I just wanted to thank everyone who came out to our first ever TOOOL meeting. It was a whopping success and you all helped make it happen! I would also like to send a very special thanks to Ken Owen who REALLY saved my ass!! We have not yet received our TOOOL care package and I figured I had about enough locks/picks to keep ~ 10 people busy, but I was very surprised by the 20+ people who showed up and, had it not been for Ken and his huge collection of locks/cuffs/etc. I would have been in real trouble We had some people drive in from the Niagara Region and even one person who drove in from Ottawa o.O! Pictures from the meeting are attached at the bottom of this post.
It is my pleasure to announce that Think|Haus will be hosting TOOOL (The Open Organisation of Lockpickers) meetings on the first Saturday of the month from 2pm-4pm. Our first meeting will be on Sat. Oct. 6th. Several of the Think|Haus members and friends have pick sets already, and we have the “lockpicking” locker full of old locks to practice with. On top of this, Deviant from TOOOL.us is sending us a care package of goodies The meetings are open to everyone (ie: you do not need to be a member of the hackerspace to attend) so feel free to drop in and check it out! Since it’ll be our first meeting we’ll likely spend a bit of time on some basic tutorials and the rules. We can do some picking, bumping, jiggling and maybe even some impressioning (limited # of vices and magnifying lamps may not make this easy to accomodate until we are better equipped). Come by and check it out! There will be something for everyone! For more information about The Open Organisation of Lockpickers check out the http://toool.us/ website. You can also sign up for our TOOOL mailing list over at http://lists.thinkhaus.org/listinfo.cgi/toool-discuss-thinkhaus.org to keep up with the latest news and announcements!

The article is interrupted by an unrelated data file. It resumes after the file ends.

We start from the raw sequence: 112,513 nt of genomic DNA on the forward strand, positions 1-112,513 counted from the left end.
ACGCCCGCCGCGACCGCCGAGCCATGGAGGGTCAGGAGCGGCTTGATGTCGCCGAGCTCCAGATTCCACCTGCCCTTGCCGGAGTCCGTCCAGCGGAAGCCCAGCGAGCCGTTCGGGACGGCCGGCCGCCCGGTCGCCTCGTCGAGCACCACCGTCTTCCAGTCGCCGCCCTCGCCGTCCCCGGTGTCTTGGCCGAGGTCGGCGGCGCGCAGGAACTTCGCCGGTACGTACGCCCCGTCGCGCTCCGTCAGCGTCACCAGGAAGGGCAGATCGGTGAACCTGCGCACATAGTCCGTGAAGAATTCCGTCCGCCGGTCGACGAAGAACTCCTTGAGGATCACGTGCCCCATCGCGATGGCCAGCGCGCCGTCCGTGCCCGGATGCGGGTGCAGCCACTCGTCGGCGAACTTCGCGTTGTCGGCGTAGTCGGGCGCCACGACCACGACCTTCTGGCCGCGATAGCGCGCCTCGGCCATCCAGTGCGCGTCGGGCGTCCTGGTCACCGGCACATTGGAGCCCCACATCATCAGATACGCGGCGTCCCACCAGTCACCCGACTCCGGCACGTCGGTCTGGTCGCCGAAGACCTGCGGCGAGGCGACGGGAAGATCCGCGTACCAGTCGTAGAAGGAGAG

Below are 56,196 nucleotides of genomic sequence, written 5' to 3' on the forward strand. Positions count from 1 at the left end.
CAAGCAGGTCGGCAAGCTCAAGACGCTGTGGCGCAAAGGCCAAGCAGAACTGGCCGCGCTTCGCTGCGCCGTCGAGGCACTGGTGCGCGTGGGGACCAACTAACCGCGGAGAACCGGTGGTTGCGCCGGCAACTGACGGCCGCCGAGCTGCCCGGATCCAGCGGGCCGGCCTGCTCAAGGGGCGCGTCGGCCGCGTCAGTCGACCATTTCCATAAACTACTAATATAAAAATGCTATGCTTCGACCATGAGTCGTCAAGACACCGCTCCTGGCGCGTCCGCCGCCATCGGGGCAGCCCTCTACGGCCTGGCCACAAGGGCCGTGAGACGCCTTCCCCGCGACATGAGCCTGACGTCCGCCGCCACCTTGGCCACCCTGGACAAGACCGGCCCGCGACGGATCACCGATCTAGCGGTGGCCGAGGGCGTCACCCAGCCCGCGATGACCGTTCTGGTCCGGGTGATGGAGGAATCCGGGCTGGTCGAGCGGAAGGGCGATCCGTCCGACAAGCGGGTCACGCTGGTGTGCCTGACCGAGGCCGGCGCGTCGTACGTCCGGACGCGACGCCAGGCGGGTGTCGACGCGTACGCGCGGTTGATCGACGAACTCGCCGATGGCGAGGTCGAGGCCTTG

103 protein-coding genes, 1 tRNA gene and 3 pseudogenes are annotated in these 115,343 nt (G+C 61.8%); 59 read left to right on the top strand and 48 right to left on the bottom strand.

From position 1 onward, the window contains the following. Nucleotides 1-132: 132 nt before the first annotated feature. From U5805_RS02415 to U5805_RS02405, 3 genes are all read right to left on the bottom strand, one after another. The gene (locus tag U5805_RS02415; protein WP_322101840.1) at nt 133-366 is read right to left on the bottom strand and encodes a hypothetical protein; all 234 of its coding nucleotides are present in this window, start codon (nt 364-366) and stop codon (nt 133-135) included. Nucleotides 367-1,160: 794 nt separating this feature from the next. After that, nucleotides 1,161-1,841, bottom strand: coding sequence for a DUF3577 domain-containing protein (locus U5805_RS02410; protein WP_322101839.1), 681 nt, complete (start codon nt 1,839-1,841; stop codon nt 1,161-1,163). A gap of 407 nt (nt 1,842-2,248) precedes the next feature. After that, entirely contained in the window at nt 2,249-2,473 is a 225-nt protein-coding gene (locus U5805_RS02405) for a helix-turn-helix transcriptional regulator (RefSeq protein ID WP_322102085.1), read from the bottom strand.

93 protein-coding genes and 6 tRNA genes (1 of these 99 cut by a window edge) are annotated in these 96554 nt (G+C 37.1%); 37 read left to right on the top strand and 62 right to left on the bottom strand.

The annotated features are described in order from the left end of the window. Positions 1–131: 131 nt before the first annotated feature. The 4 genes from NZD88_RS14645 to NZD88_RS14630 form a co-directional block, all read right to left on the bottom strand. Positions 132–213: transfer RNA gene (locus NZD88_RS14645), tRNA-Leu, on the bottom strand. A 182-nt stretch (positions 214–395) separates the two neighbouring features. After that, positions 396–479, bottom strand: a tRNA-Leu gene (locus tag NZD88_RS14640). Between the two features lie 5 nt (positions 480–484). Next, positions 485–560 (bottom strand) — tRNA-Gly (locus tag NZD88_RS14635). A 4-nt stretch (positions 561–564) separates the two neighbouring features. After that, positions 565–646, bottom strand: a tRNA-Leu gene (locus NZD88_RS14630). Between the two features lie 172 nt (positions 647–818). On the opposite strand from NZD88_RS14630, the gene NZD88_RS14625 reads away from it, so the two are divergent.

Edit 9/29/2012: For those who asked, we will have pick kits for sale at the meeting. The kits available will be the “Beginner’s Blend” set listed on the TOOOL.US website here: http://toool.us/equipment.html The cost will be $25 and unfortunately (for now) I’m only equipped to accept cash. Looking into electronic payment methods for future meetings.
Some of the really great things about having a HackerSpace, and being a member of it, are that you get access to some really cool tools, like lasers cutters, and thinks that people have brought into the space, like the kit from MakerBeam from their successful KickStarter campaign, as well as the ideas of the members. And having access to great Open Source Hardware ideas like the Nautilus Gears by MishaT (http://www.thingiverse.com/thing:27233) can lead to some interesting works in progress.
I took the initial .dxf file included in the Nautilus Gears and expanded it 375% to get something that was about as large as the laser cutter could handle. But that left me to figure out the best spacing for the gears. For that I constructed a small frame using the Aluminium extrusions, along with assorted other parts, that we got as part of the MakerBeam KickStarter campaign, which allowed me to easily adjust the spacing to find the best distance between the hubs of the gears. With this I was able to easily move the center points back and forth and to know that they would not move otherwise. I had also needed to make a small part on the laser to attach the gears but that was easy using a few small scraps.
Some of the ideas that were discussed with various members also expanded the potential of the original design and gave me more ideas on where to look at making the original gears even more assume. The original gears were really interesting to begin with but expanding them makes them even better. It is really interesting to watch as they rotate.
This test rig has allowed me to try a few things and to ensure that further progress will indeed work. And it is all possible by being a member of a HackerSpace and having access to the things within it.
Now to make it even better.